Inflammation in the Body – Definition

The release of fluid (plasma) from the blood vessels into the tissues, facilitating the movement of key immune proteins and other molecules to the site of injury or infection. Inflammation is the mechanism of the immune response for containing and mitigating whatever damage has occurred. Prostaglandins, which mast cells release, are the primary instigators of the inflammatory response.

Inflammation occurs as a coupling of increased blood circulation to the area with increased capillary permeability (the amount of fluid the capillaries allow to escape into the spaces between cells). Though inflammation accompanies infection, it does not always indicate that an infective process is under way.

Inflammation Causes

Plasma, the liquid portion of the blood, contains numerous immune elements, including antibodies, cytokines, and complement factors. Swelling, which is the hallmark of inflammation, indicates that this mechanism is succeeding in getting the necessary immune elements to the site.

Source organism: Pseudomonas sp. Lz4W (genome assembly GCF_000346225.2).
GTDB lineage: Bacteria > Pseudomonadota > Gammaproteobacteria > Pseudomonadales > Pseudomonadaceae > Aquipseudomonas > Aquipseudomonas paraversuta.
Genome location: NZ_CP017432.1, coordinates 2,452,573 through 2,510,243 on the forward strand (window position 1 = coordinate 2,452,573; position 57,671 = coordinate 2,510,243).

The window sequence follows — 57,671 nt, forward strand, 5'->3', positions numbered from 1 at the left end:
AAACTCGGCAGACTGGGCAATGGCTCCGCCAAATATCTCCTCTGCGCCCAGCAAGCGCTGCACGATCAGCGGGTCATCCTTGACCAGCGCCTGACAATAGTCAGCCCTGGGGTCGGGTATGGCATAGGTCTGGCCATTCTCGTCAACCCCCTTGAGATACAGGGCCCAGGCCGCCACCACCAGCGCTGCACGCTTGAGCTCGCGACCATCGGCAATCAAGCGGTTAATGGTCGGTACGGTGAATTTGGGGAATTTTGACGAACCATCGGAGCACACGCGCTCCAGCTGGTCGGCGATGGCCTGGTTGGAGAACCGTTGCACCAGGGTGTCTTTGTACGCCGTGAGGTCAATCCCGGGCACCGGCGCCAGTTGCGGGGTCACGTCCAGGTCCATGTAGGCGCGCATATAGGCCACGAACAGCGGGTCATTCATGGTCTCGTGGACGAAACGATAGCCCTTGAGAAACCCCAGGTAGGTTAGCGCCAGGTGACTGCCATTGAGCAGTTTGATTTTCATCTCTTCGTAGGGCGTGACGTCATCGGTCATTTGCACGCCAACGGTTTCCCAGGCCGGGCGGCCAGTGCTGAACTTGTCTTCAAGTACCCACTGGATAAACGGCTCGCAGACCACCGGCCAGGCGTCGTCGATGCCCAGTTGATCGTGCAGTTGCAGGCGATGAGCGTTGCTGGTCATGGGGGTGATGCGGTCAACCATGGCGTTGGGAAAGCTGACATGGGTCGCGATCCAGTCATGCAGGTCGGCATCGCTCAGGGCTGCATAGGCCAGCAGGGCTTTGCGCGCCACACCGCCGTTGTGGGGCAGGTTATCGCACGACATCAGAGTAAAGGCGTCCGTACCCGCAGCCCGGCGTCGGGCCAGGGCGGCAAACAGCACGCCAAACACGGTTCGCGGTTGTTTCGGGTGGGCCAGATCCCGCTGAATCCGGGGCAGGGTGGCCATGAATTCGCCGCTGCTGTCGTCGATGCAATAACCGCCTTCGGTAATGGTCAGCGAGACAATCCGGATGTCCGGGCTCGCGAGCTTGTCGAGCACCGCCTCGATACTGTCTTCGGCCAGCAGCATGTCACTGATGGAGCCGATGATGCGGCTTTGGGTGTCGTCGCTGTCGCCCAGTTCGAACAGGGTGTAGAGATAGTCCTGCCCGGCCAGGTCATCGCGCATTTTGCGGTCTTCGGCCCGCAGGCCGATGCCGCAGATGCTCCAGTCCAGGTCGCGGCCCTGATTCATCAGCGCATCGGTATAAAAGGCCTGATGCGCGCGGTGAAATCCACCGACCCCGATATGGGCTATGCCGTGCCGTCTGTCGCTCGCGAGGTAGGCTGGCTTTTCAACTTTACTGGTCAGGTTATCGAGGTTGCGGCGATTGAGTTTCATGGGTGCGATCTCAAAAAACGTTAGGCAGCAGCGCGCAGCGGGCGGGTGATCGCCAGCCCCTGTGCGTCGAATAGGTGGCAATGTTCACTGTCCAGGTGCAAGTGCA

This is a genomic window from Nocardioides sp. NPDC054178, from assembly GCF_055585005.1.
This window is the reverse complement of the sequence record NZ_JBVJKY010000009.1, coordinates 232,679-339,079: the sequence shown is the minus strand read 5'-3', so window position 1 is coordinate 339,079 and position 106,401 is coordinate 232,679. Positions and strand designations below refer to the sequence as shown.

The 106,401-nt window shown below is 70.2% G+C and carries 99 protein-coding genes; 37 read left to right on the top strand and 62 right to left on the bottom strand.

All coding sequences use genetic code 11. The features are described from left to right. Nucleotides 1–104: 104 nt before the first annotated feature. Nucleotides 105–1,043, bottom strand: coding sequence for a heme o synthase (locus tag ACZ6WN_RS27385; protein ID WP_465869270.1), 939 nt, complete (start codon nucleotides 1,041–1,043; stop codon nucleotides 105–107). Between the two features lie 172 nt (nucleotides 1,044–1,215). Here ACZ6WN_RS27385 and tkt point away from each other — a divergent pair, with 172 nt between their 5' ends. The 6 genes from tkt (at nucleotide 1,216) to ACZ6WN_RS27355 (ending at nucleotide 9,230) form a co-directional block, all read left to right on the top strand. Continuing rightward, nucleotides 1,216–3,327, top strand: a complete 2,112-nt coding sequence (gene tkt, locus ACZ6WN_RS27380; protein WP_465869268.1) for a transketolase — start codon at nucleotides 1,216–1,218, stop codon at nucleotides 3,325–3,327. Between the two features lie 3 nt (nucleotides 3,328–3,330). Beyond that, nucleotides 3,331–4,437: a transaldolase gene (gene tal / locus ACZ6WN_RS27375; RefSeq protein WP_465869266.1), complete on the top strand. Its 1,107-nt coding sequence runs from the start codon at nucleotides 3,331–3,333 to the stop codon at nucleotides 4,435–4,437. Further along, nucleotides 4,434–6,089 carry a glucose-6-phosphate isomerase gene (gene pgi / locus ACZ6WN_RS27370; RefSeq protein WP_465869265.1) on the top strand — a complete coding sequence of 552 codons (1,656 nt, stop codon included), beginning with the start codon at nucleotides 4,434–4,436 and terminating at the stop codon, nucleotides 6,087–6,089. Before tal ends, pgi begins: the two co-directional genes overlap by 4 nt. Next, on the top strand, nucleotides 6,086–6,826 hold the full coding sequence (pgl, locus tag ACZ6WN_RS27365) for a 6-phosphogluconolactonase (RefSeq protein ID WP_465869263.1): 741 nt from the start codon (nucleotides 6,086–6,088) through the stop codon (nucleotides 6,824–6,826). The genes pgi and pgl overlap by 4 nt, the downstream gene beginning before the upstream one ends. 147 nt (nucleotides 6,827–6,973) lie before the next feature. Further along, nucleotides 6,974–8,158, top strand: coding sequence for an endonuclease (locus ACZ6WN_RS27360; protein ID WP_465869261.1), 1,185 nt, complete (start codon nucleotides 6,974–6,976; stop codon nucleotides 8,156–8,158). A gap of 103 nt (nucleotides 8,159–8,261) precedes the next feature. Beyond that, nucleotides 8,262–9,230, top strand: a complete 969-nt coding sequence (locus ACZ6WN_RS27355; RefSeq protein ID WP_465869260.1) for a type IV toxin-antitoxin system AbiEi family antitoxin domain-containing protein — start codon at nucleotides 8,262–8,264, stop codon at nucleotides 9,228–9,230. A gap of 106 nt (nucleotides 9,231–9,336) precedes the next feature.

Immunoglobulin E (IgE) and certain of the cytokines are instrumental in the inflammation process. Inflammation typically causes swelling, pain, fever, and often redness of the SKIN at the site of the inflammation. When joints are inflamed, as in rheumatoid arthritis, the joint often feels stiff and has limited range of motion. Tendonitis and bursitis are also common presentations of inflammation.

Treatment for Inflammation

Treatment for inflammation is often nonsteroidal anti-inflammatory drugs (nsaids), disease-modifying antirheumatic drugs (dmards), or corticosteroid medications, depending on the cause. When appropriate, ice to the local area provides relief from pain and helps contract the blood vessels to slow the flow of blood.

The latter, in turn, reduces the amount of fluid that enters the tissues. Reducing use of the affected area facilitates healing and the body’s reabsorption of the excess interstitial fluid, though movement to keep the joints from stiffening is also important.

Physical therapy, tai chi, yoga, and massage therapy are among the methods that help maintain mobility and flexibility. Treatment also targets the circumstance causing the inflammation whenever possible, such as any underlying injury or condition.

For further discussion of inflammation within the context of the structures and functions of the immune system, please see the overview section “The Immune System and Allergies.”

See also ANALGESIC MEDICATIONS; ANTIBODY; ANTIGENCOMPLEMENT CASCADE; MAST CELL.

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